Photos from 1883-1970
Sun., March 25, 2018
Spokane Falls in 1957.
Photo Archive Sr
Hundreds gathered for the grand opening of the Fox Theater on September 3, 1931.
Copy photo of Babe Ruth (left) standing in front of the Davenport Hotel, Spokane, from the 1930s
This civil rights march took place in March 1965 at the Spokane County Courthouse. Two of the marchers, Sam and Verda Minnix are pictured to the left. Paul Tursh, hiding behind the "Freedom Now" sign skipped high school the day of the march to join in the demonstration. Sam and Verda Minnix and Paul Tursh At the Civil Rights March
1890 - While most buildings are still coverd with scaffolding, the Ziegler Building, seen at left with awnings on the windows, was completed within months of the massive 1889 fire that destroyed most of downtown Spokane, including the original Ziegler hardware store. Owner Louis Ziegler was proud that it bore the date 1889, though it may have taken until 1890 to fully complete the entire structure. At five stories plus an elaborate cornice, it was the tallest building in town until the Review Tower was completed in 1891. It was torn down in 1952 to make way for the Fidelity Savings building. Original caption: Spokane Falls businesses made great progress in rebuilding the downtown area just a year after the devastating fire of 1889. The Ziegler Building, pictured on the left with awnings, was the tallest high-rise built immediately following the fire. It stood on the northeast corner of Riverside and Howard.
THEN AND NOW Louis Ziegler faced many fiery trials. He arrived in the United States from Germany in 1852 at 15 and became a wagon maker in Kentucky. He opened his own wagon shop in Chenoa, Illinois in 1863 and did well until a massive fire claimed his buildings in 1870. Discouraged, he went back to his Bavarian home for a few years but returned in 1873 and bought into a flourmill back in Chenoa. It did well until another fire in 1876. With great resolve, he rebuilt and started over, but another fire in 1878 left him penniless. During this trying time he served as Justice of the Peace and the towns mayor. He also joined the local Masonic lodge, which would become a large part of his life. After the last fire, Ziegler and his wife Margaret headed west and settled in Spokane in 1879. He built a wood frame commercial building at Riverside and Howard and opened a hardware business. He also helped found Spokanes first Masonic lodge in 1880. He fervently believed in the Masonic philosophy of high moral conduct and self-improvement. The Zieglers Lutheran home welco
The first locomotive to be completely built in an American railroad shop came rolling out of the Hillyard yard. This picture, taken on June 19, 1929, show the Great Northern Class R-1 Mallet. In all, 26 Mallets were produced in Hillyard between 1927 and 1930. At that time they were the largest, most powerful steam locomotives ever built.
On June 5, 1885, the Kleigman and Smith freighting outfit used a mule train to haul freight from Spokane to Northport, Wash. The cupola of what was Gonzaga College at the time shows just above the horizon at right. Although the first transcontinental railroad connected through Spokane in 1882, north-south travel was still laborious and slow, by saddle or in wagons for long trips to places like Colville and Northport. Keen businessmen were eager to supply the hardy settlers in those places and many tons of freight inched along dusty trails. In addition to food staples, dry goods and hardware, liquor and beer was a profitable cargo. In 1886, James "Jimmie" Durkin arrived in Colville with $2,500 in his pocket. He looked at what bar owners in the rural areas were paying to have bottles of liquor hauled from Spokane by wagon train. After calculating shipping costs, he opened a liquor trading business and began hauling firewater in barrels to save on shipping costs. In a few years, Durkin was a wealthy man. He moved his family and business to Spokane in 1897, opening a bar on the Northwest corner of Sprague and Mill St., now called Wall St. The energetic proprietor was famous for constant promotion and advertising. He hired a sign painter to put "Jimmie Durkin's Fine Wines and Liquor" on every boulder along roads leading to Spokane. In 1907, he good-naturedly let an anti-alcohol crusading preacher redecorate his windows with temperance messages. Business soared. When Prohibition arrived, Durkin was already a rich man and he sold his bar. He was a popular character who loved to talk politics and his atheist views. After his death in 1934, The Spokesman-Review said: "He belonged to the vanishing race of individualists, men who developed in original molds and not in the machine standardization of today."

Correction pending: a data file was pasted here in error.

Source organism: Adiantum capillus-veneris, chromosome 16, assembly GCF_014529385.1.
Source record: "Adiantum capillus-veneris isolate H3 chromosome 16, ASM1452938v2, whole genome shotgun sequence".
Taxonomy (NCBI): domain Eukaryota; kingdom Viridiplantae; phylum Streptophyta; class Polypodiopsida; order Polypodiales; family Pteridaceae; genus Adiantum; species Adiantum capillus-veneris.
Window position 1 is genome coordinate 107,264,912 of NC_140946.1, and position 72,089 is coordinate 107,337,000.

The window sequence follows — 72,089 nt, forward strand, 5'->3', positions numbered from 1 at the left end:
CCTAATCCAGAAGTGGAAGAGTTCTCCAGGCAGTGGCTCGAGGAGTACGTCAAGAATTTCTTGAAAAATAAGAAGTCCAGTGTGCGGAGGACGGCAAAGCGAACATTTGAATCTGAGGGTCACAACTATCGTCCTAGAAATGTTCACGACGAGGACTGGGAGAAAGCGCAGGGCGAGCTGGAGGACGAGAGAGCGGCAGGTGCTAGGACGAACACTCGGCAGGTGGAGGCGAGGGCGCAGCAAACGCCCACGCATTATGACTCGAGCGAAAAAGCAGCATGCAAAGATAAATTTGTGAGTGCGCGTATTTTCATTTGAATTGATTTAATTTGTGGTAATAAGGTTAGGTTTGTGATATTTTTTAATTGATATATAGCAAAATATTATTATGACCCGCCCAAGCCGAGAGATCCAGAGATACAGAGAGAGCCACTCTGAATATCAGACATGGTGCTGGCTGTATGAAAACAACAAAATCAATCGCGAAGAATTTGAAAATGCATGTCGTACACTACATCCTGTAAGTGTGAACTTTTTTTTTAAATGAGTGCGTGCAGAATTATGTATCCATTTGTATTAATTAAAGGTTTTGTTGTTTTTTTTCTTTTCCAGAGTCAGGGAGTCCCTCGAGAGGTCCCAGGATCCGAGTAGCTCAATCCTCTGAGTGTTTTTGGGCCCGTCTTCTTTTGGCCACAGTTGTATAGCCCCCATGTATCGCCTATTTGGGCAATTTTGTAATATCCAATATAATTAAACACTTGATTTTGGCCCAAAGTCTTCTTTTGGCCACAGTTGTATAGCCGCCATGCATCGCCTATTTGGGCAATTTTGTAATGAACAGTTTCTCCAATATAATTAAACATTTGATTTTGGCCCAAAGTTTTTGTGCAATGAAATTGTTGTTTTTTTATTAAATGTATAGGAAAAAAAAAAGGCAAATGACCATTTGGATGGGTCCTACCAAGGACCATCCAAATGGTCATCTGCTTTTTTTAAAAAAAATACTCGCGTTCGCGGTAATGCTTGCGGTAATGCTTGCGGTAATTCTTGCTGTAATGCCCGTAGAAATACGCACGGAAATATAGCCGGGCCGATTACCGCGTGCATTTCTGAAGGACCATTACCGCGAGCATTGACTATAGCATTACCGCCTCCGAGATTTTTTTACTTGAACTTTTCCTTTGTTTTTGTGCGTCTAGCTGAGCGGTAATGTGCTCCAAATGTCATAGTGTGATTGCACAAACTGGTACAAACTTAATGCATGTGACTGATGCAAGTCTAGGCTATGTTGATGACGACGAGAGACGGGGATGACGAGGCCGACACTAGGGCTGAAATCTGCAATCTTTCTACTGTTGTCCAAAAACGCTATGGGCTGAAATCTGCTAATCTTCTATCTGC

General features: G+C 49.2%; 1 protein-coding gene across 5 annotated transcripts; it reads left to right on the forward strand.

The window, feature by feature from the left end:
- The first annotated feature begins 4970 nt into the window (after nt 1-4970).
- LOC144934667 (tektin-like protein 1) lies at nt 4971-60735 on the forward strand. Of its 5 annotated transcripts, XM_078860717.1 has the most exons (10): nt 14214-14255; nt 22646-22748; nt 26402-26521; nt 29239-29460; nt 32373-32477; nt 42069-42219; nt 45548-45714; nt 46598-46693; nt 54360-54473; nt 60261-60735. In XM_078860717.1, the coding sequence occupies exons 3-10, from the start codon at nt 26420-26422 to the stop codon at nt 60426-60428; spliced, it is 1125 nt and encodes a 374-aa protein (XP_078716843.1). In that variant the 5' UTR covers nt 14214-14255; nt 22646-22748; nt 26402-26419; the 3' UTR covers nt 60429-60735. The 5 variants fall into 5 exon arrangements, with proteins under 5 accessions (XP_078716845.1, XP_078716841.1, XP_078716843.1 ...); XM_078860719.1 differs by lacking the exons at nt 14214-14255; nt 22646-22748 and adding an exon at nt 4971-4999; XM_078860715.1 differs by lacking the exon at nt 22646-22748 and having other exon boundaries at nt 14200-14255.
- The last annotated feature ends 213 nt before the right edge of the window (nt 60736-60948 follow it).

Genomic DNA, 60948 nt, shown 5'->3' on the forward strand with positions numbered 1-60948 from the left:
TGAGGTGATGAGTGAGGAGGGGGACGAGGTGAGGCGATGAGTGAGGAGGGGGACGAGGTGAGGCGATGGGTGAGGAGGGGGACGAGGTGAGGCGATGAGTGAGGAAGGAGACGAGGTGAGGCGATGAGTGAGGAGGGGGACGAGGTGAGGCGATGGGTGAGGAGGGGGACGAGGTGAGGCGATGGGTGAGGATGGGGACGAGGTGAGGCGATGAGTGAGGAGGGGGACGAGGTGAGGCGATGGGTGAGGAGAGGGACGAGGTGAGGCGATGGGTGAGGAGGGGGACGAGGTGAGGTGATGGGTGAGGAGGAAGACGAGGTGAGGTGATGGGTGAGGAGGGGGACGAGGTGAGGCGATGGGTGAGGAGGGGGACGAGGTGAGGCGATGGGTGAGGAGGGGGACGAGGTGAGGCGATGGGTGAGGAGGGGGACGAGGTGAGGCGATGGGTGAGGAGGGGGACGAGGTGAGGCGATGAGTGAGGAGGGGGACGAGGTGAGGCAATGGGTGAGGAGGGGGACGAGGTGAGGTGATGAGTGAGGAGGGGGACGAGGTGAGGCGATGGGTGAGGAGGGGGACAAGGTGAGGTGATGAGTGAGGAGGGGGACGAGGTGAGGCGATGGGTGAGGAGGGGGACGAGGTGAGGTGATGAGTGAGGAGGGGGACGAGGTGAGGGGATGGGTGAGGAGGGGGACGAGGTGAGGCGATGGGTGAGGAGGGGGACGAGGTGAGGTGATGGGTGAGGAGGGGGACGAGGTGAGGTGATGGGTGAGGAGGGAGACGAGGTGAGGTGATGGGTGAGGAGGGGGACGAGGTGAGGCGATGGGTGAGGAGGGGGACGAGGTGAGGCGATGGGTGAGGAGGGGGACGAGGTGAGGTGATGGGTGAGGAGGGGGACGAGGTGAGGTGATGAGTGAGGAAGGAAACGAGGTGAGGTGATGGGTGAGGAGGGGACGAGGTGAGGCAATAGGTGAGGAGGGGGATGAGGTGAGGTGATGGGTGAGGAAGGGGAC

The start of Bloomsday 1977.
Christopher Anderson The Spokesman-Review
Spokane's sparkling world's fair, was a special nighttime attraction for the six months. The fairgrounds are shown while the water ran high in the Spokane River bed.
Larry Reisnouer The Spokesman-Review
Kids catch on fast - It didn't take youngsters long to get the hang of pulling out nice rainbows. Left to right are Jetty Jo Thomlinson, 7; Harmon Clark, 11; Allan Thomlinson (seated), 5, and Larry Thomlinson, 8, all of Union Gap and Lysbeth Fouts, 11, of Richland with George May, 13, Kennewick, trying their luck at the stream which flows into Park lake. Harmon and Larry hold the fruits of the efforts. A second after this was taken, George tied into a 13-incher.
Frank Parker Sr
Advanced student flyers of the Wallace Air Service, one of three pilot training schools at Felts Field, are pictured standing at the back of the "fast" new Ryan training plane with their instructor in 1940. Pictured left to right are: Bob Hawley, Art Villar, Robert Bennison, Stan Doepke, H.M. Yake, Ken Gibbs and instructor, Lloyd Hardesty.
Share on Social Media
Fri., Sept. 17, 2021
Thu., Sept. 16, 2021
Wed., Sept. 15, 2021
Tue., Sept. 14, 2021